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LOUISVILLE, Ky. (WDRB) -- With the heat we're feeling, many homeowners are discovering that it's gotten a lot more expensive to keep their homes cool.
The cost of cooling homes is rising because the cost of the Freon gas used in most air conditioners is skyrocketing. The reason -- new EPA regulations.
The next time you call someone like Danny Crimmens to come fix your air conditioner, be prepared for sticker shock when you get the bill.
Repairing leaky air conditioners has never been as expensive as it is right now.
The problem is the rising cost of R-22 Freon gas, the most common coolant used in both home and business air conditioners for some 40 years. In 2010, the EPA began phasing out R-22 because of concerns that it damaged the ozone layer.
"So what everybody did is agreed that beginning in 2010, they would start phasing out R-22, and phase it out over a 10-year period through 2010-2020," said Richard Ciresi, president of AireServ Heating and Cooling.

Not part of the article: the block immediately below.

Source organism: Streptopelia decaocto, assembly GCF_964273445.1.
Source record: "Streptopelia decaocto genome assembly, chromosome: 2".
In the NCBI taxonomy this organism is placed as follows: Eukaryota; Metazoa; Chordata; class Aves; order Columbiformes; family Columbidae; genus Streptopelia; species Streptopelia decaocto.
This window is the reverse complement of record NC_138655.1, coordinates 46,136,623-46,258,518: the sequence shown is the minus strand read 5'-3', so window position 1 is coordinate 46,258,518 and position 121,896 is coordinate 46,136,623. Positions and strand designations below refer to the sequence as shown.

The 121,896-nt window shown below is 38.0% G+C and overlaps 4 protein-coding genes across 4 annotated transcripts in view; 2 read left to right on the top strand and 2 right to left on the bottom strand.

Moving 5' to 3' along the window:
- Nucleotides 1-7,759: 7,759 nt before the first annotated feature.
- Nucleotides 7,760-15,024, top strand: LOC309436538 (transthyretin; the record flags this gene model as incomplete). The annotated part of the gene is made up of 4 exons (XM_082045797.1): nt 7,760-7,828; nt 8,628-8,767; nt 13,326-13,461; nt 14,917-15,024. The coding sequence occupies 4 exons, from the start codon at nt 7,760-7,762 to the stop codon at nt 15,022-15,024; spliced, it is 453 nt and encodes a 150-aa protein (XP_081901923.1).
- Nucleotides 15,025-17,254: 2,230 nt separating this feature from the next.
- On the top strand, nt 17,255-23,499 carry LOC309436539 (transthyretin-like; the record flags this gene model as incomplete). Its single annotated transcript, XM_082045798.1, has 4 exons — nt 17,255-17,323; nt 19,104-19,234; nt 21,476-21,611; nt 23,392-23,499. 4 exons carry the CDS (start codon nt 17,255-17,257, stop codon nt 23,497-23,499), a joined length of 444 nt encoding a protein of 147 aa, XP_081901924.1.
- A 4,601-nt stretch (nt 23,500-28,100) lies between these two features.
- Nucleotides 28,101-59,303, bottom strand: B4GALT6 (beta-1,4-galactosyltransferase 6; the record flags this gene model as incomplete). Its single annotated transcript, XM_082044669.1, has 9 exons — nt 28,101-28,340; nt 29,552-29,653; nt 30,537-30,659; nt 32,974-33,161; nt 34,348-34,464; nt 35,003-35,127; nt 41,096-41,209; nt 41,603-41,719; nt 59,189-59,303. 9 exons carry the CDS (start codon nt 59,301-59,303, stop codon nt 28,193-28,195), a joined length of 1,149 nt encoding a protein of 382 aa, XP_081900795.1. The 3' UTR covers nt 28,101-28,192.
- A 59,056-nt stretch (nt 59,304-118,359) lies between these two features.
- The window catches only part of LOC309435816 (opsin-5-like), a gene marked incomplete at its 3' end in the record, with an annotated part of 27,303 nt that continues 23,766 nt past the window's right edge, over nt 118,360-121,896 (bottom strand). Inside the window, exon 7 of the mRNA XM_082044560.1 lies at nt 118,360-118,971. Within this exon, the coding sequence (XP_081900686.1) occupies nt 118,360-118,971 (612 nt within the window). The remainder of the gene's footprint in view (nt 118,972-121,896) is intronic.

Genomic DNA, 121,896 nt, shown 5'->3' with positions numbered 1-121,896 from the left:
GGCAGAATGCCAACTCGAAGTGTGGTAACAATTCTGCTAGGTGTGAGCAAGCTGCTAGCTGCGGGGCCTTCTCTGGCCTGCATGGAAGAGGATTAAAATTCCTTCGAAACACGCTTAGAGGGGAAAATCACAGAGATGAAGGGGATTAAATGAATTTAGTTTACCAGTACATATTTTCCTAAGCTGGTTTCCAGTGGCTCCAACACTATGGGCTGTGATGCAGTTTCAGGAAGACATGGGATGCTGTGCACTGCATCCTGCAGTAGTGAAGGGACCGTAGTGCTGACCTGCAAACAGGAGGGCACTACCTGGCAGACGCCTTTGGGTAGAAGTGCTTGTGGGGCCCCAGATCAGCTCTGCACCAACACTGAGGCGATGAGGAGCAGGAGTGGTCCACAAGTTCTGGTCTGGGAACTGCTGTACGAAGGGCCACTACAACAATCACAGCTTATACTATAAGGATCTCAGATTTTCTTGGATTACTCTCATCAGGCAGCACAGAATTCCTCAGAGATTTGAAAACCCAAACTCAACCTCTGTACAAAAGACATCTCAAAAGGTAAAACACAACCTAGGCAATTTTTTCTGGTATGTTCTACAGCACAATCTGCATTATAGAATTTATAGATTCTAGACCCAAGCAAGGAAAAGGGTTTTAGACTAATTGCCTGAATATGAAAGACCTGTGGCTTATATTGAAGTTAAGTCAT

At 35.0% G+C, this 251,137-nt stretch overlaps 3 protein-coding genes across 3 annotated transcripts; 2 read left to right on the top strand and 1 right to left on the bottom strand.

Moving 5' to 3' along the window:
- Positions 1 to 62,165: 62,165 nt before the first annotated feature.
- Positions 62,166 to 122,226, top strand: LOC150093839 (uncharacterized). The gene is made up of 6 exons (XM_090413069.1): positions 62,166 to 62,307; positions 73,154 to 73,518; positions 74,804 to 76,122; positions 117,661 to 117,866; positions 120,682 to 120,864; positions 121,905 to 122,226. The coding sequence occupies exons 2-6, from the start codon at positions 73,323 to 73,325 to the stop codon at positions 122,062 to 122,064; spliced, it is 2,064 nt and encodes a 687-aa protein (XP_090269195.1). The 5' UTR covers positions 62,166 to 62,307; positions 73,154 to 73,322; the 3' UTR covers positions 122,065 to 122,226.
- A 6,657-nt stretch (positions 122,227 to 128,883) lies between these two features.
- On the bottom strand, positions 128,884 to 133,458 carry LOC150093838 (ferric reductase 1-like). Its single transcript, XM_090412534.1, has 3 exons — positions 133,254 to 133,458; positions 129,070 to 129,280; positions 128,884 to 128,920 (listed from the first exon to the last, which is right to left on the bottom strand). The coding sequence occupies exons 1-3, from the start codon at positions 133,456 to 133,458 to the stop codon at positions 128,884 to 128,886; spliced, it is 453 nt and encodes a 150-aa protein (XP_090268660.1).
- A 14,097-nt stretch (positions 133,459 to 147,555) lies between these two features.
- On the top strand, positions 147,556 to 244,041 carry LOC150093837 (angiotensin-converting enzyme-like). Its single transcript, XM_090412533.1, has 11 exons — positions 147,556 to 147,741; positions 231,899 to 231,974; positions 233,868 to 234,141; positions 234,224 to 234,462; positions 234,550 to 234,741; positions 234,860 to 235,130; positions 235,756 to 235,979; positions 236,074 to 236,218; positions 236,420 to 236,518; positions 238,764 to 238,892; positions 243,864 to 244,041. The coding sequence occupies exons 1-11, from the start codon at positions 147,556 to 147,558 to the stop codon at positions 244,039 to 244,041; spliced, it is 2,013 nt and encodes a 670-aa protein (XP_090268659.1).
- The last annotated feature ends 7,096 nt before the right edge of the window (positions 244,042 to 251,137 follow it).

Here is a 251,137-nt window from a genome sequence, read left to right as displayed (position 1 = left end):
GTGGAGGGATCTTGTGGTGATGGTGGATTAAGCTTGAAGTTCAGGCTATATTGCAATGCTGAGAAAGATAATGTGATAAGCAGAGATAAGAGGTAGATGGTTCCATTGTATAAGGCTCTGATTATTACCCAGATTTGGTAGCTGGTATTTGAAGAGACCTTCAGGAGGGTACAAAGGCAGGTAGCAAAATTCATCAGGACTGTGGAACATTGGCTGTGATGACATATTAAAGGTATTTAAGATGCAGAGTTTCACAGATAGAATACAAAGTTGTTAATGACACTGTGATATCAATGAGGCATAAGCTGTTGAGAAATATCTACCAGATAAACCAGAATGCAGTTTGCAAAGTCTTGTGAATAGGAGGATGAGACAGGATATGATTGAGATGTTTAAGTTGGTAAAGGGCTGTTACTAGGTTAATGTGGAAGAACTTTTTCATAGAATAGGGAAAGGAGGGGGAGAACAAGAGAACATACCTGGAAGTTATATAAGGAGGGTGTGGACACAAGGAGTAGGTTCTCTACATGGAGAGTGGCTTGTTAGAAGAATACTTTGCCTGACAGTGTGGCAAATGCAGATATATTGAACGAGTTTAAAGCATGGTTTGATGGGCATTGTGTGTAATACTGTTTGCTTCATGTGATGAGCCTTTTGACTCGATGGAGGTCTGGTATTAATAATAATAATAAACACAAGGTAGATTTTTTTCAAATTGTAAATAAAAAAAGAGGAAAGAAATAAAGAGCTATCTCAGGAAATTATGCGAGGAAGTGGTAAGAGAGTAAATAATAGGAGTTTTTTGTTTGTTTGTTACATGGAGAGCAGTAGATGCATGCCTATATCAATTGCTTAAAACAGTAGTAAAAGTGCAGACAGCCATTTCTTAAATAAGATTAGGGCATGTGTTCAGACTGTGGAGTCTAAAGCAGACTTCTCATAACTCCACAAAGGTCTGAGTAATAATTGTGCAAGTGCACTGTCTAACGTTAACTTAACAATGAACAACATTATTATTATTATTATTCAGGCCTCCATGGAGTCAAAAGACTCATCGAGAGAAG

But then, last year, the EPA changed the rules. Instead of phasing out R-22 at a rate of 10 percent per year, the EPA proposed an immediate 35 percent reduction.
"Well, the moment that proposal hit the street, the price of the refrigerant R-22 tripled literally overnight," said Ciresi.
Tripled from about eight-dollars a pound to 25-dollars a pound. And much of that cost is being passed on to consumers.
"Our price just escalated wildly, some of which we tried to absorb to help our customers."
And it's going to get worse before it gets better. The closer we get to 2020, the more scarce and more expensive R-22 gas will become.
So, many homeowners will face a dilemma -- whether to pay the skyrocketing cost of repairing an older air conditioner, or buying a newer model that does not use R-22 gas.
"If someone has an old R-22 unit and maybe it needs a $500-600 repair, it's probably time to start looking at going ahead and replacing it because the next repair may be $1000 or $1200. We don't know what that number is going to be," said Ciresi.
If your air conditioner was installed before around 1997, it's more likely that it uses R-22 gas. The good news is that modern units are more efficient, and you'll save on your energy bill.